The third cutting-edge issue, then, is who is given the authority to select or approve individual organisations, businesses, and institutions to fill the seats for each category of MSG member. The range of bodies currently used includes a wide diversity of political institutions. There are MSGs created by MNC consortiums, by university-affiliated institutes, by intergovernmental organisations and the UN secretariat. And there are MSGs that were originally multi-stakeholder consultative groups that have morphed into a self-selected governance organisation.
For WEF, the secretariat selects the organisations and individuals who are invited to participate in the next generation of Global Agenda Councils. The original 40 have now become 69 operating Global Agenda Councils, six meta-councils, and 11 regionally focused councils12 – WEF selects the participants in all these bodies.
4. Minimum standards for the selection of individual representatives for each category of participants
All MNCs and all CSOs, to select but two categories, are not blemish-free, but what criteria should be used to select proper and legitimate organisations to participate in global governance system or to work with the UN system? MNCs routinely include such criteria in their supply contracts, due diligence for mergers, and risk assessments for business partners.
Criteria could include, for instance, that the organisation works in conformity with the UN Charter and with widely accepted UN principles (such as the Universal Declaration of Human Rights and the SDGs) and is not under indictment for financial or moral matters or working against a Security Council decision.
5. Defining the problem/scope of a given MSG
Framing a global issue is generally considered the first step in a political process. Governments often spend considerable time negotiating the wording used to frame an issue. This sometimes ends up in a lengthy resolution reflecting compromises between diverse viewpoints. On other occasions it results in an ambiguous phrase that keeps complex issues open for future negotiations.
The reason for these outcomes is that control of over the definition of a problem can give a lead to or place a restriction on the likely outcome of the effort; and it can – explicitly or implicitly – provide an agreement on the obligations and expectations of the participants to the final outcome.
Of course, any group can define an issue in its own frame of reference. What WEF proposes is that when important global issues appear on the international political horizon, a multi-stakeholder group can be quickly created to take the lead in defining the issue, taking that role away from the multilateral process. They may, if the leading MNCs wish, scope the issue very narrowly, or they may, from the outset, frame an issue in a way such that a market-based solution is likely to be the “best” outcome.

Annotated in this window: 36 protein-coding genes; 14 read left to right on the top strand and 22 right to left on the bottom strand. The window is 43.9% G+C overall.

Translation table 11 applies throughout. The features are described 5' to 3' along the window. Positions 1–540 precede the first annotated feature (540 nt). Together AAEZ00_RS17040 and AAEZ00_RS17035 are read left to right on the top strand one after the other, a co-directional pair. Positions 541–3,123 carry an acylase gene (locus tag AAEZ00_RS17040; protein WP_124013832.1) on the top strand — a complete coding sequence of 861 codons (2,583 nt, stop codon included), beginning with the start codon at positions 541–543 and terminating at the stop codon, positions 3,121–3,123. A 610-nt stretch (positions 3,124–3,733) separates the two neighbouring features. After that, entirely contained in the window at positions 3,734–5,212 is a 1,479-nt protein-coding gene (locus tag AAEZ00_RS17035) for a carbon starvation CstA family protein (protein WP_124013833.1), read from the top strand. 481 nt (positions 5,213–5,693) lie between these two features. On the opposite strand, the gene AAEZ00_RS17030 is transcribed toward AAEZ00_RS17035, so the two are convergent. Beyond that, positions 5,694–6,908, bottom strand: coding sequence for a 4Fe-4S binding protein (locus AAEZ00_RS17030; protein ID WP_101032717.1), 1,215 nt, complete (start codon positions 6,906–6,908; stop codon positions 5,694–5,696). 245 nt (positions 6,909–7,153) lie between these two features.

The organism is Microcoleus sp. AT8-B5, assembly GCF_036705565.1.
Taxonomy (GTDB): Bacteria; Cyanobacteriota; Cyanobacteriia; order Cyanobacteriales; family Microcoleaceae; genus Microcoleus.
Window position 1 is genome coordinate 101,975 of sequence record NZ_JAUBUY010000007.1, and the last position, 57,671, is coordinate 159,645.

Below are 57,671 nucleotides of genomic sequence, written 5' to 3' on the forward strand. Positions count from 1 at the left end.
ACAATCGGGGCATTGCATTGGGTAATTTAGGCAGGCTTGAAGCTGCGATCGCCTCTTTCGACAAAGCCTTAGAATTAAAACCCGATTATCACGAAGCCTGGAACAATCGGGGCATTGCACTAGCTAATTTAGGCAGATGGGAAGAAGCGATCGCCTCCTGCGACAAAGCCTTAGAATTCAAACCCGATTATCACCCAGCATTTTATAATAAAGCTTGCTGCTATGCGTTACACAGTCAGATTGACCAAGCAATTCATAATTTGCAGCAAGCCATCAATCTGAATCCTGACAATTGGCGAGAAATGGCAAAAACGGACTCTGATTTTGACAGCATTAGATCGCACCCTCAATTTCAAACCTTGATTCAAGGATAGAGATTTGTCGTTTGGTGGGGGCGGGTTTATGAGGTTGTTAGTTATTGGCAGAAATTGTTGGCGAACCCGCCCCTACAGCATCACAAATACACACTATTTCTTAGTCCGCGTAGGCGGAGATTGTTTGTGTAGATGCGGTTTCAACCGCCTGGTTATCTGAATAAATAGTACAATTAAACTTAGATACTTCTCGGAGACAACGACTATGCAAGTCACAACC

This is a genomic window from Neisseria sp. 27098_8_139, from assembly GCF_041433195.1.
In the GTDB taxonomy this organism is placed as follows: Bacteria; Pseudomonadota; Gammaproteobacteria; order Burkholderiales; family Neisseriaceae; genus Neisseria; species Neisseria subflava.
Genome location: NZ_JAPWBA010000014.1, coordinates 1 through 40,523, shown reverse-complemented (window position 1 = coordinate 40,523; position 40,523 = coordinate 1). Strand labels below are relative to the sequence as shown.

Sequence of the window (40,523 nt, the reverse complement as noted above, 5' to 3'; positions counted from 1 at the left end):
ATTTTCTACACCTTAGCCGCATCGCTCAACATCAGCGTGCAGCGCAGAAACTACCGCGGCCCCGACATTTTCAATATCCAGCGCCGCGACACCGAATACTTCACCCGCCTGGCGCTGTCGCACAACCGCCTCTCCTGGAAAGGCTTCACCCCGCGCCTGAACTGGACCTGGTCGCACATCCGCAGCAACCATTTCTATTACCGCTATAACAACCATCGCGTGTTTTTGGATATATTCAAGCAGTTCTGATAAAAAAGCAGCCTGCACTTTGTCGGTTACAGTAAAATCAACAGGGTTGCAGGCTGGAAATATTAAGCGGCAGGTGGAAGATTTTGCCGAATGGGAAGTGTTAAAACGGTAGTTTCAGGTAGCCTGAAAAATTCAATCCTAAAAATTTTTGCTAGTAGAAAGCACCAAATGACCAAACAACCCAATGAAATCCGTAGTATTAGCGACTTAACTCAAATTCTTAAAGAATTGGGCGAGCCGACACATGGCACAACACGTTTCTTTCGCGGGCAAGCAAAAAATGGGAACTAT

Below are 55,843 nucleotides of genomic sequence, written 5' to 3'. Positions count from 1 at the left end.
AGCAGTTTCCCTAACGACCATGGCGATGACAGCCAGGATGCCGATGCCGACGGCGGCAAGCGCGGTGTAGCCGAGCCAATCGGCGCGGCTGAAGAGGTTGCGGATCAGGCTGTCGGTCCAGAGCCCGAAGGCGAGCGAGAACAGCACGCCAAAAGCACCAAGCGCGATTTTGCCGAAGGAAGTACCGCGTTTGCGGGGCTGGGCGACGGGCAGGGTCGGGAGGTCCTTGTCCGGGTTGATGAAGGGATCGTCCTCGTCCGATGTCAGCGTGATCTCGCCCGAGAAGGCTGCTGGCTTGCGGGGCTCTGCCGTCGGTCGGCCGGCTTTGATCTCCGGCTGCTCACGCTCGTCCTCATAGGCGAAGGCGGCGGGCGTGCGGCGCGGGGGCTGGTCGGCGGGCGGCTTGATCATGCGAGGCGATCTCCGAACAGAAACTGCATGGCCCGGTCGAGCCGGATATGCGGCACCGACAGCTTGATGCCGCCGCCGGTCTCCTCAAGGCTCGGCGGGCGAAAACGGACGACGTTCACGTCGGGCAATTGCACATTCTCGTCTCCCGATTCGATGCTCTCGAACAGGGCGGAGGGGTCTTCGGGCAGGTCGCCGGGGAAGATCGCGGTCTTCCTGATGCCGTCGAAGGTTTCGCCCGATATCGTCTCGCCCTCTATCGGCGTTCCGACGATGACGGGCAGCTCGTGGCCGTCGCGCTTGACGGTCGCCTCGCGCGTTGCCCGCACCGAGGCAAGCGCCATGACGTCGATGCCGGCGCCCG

6. Sources and uses of cash by and for the MSG
The sixth complex issue for any MSG has to do with the flow of cash – namely, which institution or participant is providing the cash to finance the group and which institution or participant is expected to provide the cash to implement its recommendations. Here “cash” is a generic term that includes direct payments, institutional resources, loaned organisational capacities, and money management. This issue then entails reconciliation of the differences in access to cash between the participants and the political expectations for internally generated resources (e.g. what wealthier participants will want to fund) and externally supplied resources (e.g. what monies can be expected from government agencies, foundations, or corporate underwriting).
Big issues require big doses of capital, expertise, and political commitments. Basic legitimacy would require at least clarity and good practice on core transparency and accounting principles as well as definitions on how to measure various forms of “cash” that are provided to make the MSG operate and to implement the outcome of its recommendations.
7. Internal decision-making processes and relationship to the rule of law
In the UN system there are well-developed rules on voting procedures, on how smaller or weaker nations can engage in issues with a sense of equity, and even on resolving procedural disputes. These rules grew out of 300 years of evolving international law on the responsibilities, obligations, and liabilities of governments. A multi-stakeholder system disrupts this history.13 There are no recognised standards governing the internal decision-making process of MSGs or ones that clarify the obligations, responsibilities, and liabilities of these new “governors”.